Dangerous Liaisons —98—


IT IS BUT A few days ago, my charming friend, that you were asking me for consolation and advice: today, it is my turn; and I make you the same request which you made to me. I am indeed in real distress, and I fear that I have not taken the best means to remove the vexations from which I suffer.

It is my daughter who is the cause of my anxiety. Since my departure I had seen she was always sad and melancholy; but I was prepared for that, and had armed my heart with the severity I judged necessary. I hoped that absence, distraction, would soon destroy a love which I looked upon rather as a childish error than as a real passion. However, far from having recovered since our sojourn here, I notice that the child abandons herself more and more to a dangerous melancholy; and I am actually afraid that her health is suffering. Particularly during the last few days, it has visibly altered. Yesterday, above all, it struck me, and everybody here was genuinely alarmed.

What proves to me, besides, how keenly she is affected is that I see her prepared to overcome the shyness she has always shown with me. Yesterday morning, at the mere question I put to her, as to whether she were ill, she threw herself into my arms, telling me that she was very miserable; and she cried till she sobbed. I cannot describe to you the pain it caused me; tears came to my eyes at once; and I had only the time to turn away, to prevent her from seeing them. Luckily I had sufficient prudence to put no questions to her, and she did not dare to tell me any more; but it is nonetheless clear that it is this unfortunate passion which is tormenting her.

What course am I to take, however, if it lasts? Am I to be the cause of my daughter’s unhappiness? Shall I blame her for the most precious qualities of the soul, sensibility and constancy? Am I her mother only for that? And if I should stifle that so natural sentiment, which makes us desire the happiness of our children; if I should regard as a weakness what I hold, on the contrary, to be the first and most sacred of all duties; if I force her choice, shall I not have to answer for the disastrous consequences which may ensue? What a use to make of maternal authority, to give my daughter a choice between unhappiness and sin!

My friend, I shall not imitate what I have so often blamed. Doubtless, I might try to make a choice for my daughter; I did, in that, but aid her with my experience; it was not a right which I exercised, but a duty which I fulfilled. I should betray one, on the contrary, were I to dispose of her to the neglect of an inclination, the birth of which I have not been able to prevent, and of which neither she nor I can judge the duration or the extent. No, I will never endure that she should marry one man that she may love another; and I would rather compromise my authority than her virtue.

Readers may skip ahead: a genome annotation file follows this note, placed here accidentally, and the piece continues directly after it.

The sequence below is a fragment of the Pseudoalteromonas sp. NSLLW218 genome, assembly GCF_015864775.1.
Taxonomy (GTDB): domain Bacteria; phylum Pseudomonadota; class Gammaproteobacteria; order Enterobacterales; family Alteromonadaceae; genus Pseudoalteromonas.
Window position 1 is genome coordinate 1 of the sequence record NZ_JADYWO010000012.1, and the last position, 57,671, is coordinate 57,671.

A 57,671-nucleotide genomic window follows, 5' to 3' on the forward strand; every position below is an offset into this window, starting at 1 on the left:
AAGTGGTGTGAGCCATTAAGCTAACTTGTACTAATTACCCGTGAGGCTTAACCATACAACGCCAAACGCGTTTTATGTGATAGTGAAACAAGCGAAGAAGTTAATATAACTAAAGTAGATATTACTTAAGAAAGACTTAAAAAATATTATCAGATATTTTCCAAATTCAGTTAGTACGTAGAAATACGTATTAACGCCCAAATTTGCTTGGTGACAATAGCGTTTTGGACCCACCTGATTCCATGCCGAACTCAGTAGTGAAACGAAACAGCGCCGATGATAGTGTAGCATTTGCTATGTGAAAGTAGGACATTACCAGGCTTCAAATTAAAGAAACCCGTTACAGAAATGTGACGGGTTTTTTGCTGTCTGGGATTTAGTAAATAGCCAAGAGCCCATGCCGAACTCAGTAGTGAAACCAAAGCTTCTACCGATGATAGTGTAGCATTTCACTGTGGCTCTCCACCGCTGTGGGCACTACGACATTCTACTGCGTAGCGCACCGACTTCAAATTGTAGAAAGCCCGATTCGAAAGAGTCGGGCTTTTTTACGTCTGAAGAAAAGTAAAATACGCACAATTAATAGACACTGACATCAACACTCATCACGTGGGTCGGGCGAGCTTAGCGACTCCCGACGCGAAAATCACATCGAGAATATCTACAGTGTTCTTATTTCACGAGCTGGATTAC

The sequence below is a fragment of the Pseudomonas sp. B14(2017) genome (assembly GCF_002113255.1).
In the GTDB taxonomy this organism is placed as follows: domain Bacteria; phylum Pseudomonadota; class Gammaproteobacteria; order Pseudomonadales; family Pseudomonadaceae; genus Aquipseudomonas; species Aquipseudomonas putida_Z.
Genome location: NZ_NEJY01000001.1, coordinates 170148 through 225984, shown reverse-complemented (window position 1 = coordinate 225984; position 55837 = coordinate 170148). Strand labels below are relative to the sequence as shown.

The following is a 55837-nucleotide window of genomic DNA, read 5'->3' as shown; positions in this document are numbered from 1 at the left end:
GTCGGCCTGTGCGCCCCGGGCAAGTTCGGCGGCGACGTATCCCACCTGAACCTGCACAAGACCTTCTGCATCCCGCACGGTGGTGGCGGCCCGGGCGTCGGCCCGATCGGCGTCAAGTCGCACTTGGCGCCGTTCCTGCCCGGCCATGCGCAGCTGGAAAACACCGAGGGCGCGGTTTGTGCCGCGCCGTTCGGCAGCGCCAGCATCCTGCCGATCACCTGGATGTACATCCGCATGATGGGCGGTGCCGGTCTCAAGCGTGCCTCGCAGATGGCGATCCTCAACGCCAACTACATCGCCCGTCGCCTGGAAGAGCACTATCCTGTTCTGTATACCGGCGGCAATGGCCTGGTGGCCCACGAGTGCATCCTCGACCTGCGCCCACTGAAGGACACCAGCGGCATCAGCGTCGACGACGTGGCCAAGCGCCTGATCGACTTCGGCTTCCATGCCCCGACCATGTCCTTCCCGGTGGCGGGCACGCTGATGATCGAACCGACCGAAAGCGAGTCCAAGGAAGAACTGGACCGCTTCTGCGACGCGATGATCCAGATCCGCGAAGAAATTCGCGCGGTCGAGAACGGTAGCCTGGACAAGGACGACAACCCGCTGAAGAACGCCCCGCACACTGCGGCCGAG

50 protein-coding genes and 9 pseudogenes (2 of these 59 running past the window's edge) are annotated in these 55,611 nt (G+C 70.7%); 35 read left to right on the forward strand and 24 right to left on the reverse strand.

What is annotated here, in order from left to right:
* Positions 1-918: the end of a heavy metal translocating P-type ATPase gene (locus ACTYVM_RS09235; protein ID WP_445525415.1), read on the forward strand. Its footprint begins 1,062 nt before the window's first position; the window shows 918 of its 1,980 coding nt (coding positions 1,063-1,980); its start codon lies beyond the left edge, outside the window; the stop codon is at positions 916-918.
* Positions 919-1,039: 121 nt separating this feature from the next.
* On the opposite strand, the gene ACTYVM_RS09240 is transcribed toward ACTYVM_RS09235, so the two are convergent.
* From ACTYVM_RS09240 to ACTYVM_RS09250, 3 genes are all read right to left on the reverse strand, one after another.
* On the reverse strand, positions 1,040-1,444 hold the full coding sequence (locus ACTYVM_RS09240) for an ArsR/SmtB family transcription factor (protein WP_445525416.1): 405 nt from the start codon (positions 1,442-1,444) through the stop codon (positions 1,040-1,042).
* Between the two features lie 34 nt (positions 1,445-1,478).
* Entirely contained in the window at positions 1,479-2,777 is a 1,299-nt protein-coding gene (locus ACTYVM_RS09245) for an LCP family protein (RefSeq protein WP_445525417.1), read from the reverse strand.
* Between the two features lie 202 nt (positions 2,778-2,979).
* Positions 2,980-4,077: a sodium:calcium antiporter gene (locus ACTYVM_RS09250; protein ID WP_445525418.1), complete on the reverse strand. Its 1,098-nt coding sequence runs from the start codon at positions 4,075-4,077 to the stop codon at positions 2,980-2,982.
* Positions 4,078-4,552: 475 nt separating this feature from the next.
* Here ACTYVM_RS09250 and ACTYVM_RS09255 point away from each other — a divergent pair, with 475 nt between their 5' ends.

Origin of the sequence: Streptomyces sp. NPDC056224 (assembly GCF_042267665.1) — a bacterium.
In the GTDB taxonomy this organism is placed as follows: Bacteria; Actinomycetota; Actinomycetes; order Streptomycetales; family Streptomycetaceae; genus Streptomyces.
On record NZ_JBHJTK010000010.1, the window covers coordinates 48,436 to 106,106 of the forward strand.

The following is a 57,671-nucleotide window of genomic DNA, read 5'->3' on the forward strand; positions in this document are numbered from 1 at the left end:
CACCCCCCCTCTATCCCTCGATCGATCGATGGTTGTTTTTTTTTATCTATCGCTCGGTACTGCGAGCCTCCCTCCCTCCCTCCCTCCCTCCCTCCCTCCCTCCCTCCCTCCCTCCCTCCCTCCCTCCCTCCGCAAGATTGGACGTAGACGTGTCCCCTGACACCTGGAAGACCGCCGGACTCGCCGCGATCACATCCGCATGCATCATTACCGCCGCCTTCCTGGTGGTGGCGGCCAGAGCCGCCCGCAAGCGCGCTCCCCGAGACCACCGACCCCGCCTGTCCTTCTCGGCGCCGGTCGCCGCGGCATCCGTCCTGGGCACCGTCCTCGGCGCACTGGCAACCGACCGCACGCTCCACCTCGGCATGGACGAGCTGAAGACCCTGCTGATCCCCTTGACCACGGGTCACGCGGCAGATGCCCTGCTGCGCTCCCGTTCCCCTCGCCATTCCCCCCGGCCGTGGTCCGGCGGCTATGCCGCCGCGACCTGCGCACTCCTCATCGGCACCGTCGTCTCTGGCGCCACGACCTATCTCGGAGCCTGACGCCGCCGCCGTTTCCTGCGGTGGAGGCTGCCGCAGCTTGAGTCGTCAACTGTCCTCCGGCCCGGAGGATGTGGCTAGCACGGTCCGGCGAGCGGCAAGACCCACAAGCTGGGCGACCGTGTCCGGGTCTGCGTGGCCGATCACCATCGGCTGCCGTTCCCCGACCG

I think, therefore, that I shall be taking the more prudent course in retracting the promise I have given to M. de Gercourt. You have just heard my reasons for this; it seems to me they ought to outweigh my promises. I say more: in the state in which things are, to fulfill my engagement would really be to violate it. For, after all, if I owe it to my daughter not to betray her secret to M. de Gercourt, I owe it to him at least not to abuse the ignorance in which I keep him, and to do for him all that I believe he would do for himself, if he were informed. Shall I, on the contrary, betray him ignobly, when he relies on my faith, and, while he honors me by choosing me for his second mother, deceive him in the choice he wishes to make of the mother of his children? These reflections, so true, and to me irrefutable, alarm me more than I can say.

With the misfortunes which they make me dread I compare my daughter happy with the bridegroom her heart has chosen, knowing her duties only from the sweetness which she finds in fulfilling them; my son-in-law equally contented and congratulating himself each day upon his choice; neither of them finding happiness save in the happiness of the other, and in that of cooperating to augment my own. Ought the hope of so sweet a future to be sacrificed to vain considerations? And what are those which restrain me? Only interested views. Pray, what advantage will my daughter gain from being born rich, if she is, nonetheless, to be the slave of fortune?

I agree that M. de Gercourt is a better match, perhaps, than I ought to hope for my daughter; I confess, indeed, that I was extremely flattered at the choice he made of her. But, after all, Danceny is of as good a family as his; he yields no whitgh to him in personal qualities; he has over M. de Gercourt the advantage of loving and of being beloved: in truth, he is not rich; but has not my daughter enough for two? Ah, why ravish from her the sweet satisfaction of enriching him whom she loves!

Those marriages which one calculates instead of assorting,gi which one calls marriages of convenience, and which are in fact convenient in all save taste and character—are they not the most fertile source of those scandalous outbreaks which become every day more frequent? I prefer to delay; at least I shall have time to study my daughter, whom I do not know. I have, indeed, the courage to cause her a passing sorrow, if she is to gain, thereby, a more substantial happiness: but I have not the heart to risk abandoning her to eternal despair.

Those, my dear friend, are the ideas which torment me, and as to which I ask your advice. These serious topics contrast mightily with your amiable gaiety, and seem hardly fitting to your youth: but your reason has so far outgrown that! Your friendship, moreover, will assist your prudence; and I have no fear that either will be refused to the maternal solicitude which invokes them.

Adieu, my charming friend; never doubt the sincerity of my sentiments.